WASHINGTON As more adults age into the high-risk period for cognitive impairment, clinicians need simple and reliable methods to identify where they may have problems in everyday life that reveal underlying changes in the brain. A new, carefully validated questionnaire called Everyday Cognition (ECog), when filled out by someone who knows an older adult well, can sensitively evaluate the performance of everyday activities that reflect basic mental functioning, according to a report in the July issue of Neuropsychology, published by the American Psychological Association.
Keeping track of things, sorting the mail, following a conversation, shopping for a few things without a list, finding the car in a parking lot activities such as these, if compromised, could signal the risk for or presence of disease. The quick and easy identification of mild functional problems in older adults could be extremely useful in primary-care settings, where dementia and its early warning signs are frequently missed.
Seven academic and Veterans Administration psychologists, led by co-authors Sarah Tomaszewski Farias, PhD, and Dan Mungas, PhD, of the University of California, Davis, teamed up to develop and validate this new 39-question screening tool. The team first collected data on everyday functioning and mental status for 576 older adults, averaging nearly 77 years old, who were evaluated at the University of California's Alzheimer's Disease Research Center. Of these individuals, 174 were diagnosed as cognitively normal, 126 were diagnosed with Mild Cognitive Impairment (which often develops into dementia), and 276 were diagnosed with dementia (progressive cognitive decline).
The authors also interviewed neurologists, nurses, neuropsychologists and other professionals who work with people with dementia. Building on their insights, Farias and her colleagues generated items describing everyday function in seven key cognitive domains: memory, language, semantic (factual) knowledge, visuospatial abilities, planning, organization and divided attention. Through pilot studies, they narrowed an initial list of 138 items to the 39 items used in the validation study.
To validate the instrument, the new rating scales were completed by reliable informants, people who lived with or knew the patients well. They knew them on average for nearly 45 years and were with them for an average of 75 hours a week. About half the informants were spouses; 41 percent were adult children; the rest were other family members or friends. The average informant was nearly 62 years old and nearly three in four were women.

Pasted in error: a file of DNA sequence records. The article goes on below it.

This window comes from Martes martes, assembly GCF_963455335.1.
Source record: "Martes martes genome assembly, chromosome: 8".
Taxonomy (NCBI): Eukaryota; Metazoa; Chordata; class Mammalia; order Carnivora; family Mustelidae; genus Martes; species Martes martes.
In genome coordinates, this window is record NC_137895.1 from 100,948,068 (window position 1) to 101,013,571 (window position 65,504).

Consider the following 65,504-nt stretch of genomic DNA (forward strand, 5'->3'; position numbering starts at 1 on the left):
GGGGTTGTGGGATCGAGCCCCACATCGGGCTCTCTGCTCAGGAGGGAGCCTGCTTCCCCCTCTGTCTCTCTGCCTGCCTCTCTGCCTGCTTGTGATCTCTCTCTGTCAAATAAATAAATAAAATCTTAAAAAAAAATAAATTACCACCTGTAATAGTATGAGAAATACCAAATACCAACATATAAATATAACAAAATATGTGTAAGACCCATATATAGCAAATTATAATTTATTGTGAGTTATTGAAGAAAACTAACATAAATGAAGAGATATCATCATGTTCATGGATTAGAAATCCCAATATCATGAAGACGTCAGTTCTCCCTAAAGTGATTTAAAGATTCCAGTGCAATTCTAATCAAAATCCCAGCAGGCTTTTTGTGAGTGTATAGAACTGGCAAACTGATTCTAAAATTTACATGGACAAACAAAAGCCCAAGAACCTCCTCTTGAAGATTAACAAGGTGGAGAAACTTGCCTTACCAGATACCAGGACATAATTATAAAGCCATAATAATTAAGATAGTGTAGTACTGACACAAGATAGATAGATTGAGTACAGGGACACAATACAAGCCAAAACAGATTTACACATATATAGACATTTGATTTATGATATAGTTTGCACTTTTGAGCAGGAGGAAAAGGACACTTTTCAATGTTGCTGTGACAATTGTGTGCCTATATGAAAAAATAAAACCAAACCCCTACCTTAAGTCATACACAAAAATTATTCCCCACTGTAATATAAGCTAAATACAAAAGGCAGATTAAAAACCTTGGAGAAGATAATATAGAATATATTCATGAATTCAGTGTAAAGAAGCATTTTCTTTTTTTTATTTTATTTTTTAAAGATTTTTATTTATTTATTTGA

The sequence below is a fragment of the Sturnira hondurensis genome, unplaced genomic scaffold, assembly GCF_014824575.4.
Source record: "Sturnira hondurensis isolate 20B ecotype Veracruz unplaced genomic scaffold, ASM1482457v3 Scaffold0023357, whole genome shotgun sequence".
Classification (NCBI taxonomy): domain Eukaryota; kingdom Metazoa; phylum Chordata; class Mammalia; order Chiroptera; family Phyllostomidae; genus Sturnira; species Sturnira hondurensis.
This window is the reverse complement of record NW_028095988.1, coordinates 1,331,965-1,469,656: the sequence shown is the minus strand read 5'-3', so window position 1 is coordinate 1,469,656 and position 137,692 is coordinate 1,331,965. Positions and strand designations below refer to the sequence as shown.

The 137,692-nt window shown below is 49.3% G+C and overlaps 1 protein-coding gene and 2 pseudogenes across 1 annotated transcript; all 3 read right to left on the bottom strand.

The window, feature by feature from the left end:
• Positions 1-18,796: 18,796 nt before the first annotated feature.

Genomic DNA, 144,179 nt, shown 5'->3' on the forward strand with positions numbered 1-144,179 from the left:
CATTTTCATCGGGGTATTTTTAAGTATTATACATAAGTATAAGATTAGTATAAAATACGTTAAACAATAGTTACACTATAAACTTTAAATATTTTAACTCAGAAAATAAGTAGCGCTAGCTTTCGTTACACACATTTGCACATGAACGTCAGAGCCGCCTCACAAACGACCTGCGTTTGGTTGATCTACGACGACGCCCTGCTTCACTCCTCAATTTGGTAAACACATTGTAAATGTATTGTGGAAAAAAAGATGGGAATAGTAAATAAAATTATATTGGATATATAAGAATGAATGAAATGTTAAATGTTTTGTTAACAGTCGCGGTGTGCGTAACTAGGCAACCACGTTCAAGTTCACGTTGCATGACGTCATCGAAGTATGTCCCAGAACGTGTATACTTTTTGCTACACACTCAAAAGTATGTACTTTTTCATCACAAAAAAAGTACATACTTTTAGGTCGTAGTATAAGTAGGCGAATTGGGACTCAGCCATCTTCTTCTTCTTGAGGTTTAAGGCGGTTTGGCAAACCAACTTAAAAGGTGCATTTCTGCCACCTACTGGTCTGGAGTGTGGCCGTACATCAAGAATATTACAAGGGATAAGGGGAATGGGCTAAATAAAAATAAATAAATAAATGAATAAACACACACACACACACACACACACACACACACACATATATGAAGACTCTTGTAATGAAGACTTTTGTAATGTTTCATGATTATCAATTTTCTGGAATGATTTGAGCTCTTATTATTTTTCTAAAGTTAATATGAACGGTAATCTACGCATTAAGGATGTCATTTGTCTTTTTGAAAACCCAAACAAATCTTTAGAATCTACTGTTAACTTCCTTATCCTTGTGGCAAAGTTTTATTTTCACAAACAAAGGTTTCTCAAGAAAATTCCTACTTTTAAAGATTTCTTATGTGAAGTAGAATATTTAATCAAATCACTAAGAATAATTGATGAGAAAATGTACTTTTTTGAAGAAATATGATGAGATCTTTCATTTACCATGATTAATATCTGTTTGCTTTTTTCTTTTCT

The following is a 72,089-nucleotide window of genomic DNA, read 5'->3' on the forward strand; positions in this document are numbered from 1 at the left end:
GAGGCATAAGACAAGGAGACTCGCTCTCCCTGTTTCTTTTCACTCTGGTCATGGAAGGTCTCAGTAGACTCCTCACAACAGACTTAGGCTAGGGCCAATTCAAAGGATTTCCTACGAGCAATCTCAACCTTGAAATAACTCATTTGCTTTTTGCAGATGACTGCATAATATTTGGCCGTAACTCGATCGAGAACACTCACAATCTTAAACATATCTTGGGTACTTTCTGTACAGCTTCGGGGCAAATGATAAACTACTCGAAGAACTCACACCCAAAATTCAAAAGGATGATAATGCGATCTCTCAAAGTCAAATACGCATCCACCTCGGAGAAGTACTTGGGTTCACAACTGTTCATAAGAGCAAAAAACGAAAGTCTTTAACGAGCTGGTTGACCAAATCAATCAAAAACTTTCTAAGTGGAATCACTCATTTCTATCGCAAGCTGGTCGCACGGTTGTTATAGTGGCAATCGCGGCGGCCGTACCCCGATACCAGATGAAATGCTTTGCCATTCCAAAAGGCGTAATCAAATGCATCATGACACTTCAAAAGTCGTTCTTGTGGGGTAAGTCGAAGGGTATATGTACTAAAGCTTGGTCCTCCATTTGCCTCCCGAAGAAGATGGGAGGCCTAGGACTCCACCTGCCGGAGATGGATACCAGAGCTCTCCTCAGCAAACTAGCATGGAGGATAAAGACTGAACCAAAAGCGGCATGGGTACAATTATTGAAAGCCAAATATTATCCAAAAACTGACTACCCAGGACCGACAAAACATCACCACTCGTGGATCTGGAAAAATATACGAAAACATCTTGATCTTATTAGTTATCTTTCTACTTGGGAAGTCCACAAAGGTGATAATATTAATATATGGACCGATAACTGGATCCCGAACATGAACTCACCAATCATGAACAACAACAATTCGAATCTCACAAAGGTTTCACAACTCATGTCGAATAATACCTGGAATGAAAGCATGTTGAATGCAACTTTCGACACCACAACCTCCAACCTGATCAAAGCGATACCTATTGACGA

The authors relied on informants rather than patients because people with dementia lose awareness of their problems. The authors also relied on observation by informants rather than by clinicians because performance assessments, such as watching someone make a peanut-butter-and-jelly sandwich, can be artificial and time-consuming. At the same time, the authors sought to improve on previous informant-based measures, which have been unable to detect mild impairment or track change over time a "must" for progressive disorders.
The ECog was shown to be valid in several ways. First, its results appeared to measure the same things as established tests, a sign of convergent validity. Second, its results "agreed" with participants' medical diagnoses, a sign of external validity.
By differentiating among people with normal cognition, Mild Cognitive Impairment (MCI), and dementia, the ECog was sensitive to the early functional changes present in MCI. Thus, the authors believe, the ECog shows great promise as a useful screening measure for detecting individuals at increased risk for developing dementia. What's more, its results do not appear to be strongly influenced by the role of education, as is the case in other cognitive tests.
The ECog's results even differentiated between people diagnosed with mild impairment in memory only and those mildly impaired in several areas. This sensitivity could help with differential diagnosis of underlying brain disease.
Because the ECog is sensitive to early functional problems, the researchers hope that it will shed light on how functional problems emerge and, over time, lead to obvious disability. More immediately, the ECog can help clinicians to diagnose cognitive impairment more effectively and to better understand the "limits, care needs and interventions appropriate to individuals." For example, making more lists, relying more on calendars and timers, learning memory techniques for new names, or organizing household papers in a new way might enable independent functioning for a longer length of time.
|Contact: Public Affairs Office|
American Psychological Association